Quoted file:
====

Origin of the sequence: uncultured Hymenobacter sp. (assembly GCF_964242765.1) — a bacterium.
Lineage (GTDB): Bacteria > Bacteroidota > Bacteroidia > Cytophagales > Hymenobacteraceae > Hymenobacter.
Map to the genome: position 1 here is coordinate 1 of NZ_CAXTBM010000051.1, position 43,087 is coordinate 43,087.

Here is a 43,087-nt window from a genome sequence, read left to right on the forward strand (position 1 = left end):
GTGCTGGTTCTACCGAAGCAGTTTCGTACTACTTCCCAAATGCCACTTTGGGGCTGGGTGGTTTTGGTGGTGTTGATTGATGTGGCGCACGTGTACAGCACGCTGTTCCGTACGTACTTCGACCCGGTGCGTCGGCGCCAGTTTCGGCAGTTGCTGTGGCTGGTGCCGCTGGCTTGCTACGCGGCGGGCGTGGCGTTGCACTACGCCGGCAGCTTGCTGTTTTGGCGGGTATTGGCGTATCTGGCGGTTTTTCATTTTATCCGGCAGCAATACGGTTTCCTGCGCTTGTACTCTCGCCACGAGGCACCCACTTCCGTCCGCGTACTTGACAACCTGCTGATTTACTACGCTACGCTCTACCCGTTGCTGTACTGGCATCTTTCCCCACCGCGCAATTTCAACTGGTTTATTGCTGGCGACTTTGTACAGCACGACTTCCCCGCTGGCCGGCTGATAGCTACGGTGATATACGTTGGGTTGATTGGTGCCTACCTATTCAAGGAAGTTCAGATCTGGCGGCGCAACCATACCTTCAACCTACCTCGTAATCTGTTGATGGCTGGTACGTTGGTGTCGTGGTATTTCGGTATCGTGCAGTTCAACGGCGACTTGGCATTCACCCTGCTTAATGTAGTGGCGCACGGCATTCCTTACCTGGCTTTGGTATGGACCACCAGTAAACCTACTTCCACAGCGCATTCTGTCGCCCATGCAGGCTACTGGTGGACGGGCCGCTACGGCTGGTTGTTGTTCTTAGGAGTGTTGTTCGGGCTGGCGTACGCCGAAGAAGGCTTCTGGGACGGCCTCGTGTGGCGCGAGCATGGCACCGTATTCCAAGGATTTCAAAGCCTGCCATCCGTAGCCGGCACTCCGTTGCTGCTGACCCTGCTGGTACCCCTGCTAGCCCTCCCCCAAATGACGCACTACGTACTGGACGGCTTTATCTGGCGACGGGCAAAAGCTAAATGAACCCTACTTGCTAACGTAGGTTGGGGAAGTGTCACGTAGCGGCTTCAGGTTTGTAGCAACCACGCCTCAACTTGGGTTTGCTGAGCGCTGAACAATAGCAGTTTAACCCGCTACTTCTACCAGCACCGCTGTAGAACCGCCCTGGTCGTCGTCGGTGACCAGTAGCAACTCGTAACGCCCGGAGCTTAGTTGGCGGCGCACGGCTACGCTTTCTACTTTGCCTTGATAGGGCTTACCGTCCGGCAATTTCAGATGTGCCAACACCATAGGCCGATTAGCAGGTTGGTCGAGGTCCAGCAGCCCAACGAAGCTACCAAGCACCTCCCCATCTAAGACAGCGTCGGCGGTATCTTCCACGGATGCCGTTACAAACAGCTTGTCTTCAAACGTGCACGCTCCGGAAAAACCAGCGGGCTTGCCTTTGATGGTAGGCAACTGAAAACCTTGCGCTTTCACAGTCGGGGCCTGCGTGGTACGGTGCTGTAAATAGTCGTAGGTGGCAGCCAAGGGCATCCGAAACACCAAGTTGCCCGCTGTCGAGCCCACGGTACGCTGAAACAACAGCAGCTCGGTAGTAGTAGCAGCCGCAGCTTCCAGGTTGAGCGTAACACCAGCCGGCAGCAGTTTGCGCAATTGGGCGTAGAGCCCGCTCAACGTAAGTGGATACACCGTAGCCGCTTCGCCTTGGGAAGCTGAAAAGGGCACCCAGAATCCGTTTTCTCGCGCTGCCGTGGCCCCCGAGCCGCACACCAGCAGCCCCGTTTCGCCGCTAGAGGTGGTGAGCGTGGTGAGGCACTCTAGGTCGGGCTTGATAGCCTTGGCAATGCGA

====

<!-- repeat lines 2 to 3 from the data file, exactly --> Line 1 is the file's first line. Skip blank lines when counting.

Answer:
Lineage (GTDB): Bacteria > Bacteroidota > Bacteroidia > Cytophagales > Hymenobacteraceae > Hymenobacter.
Map to the genome: position 1 here is coordinate 1 of NZ_CAXTBM010000051.1, position 43,087 is coordinate 43,087.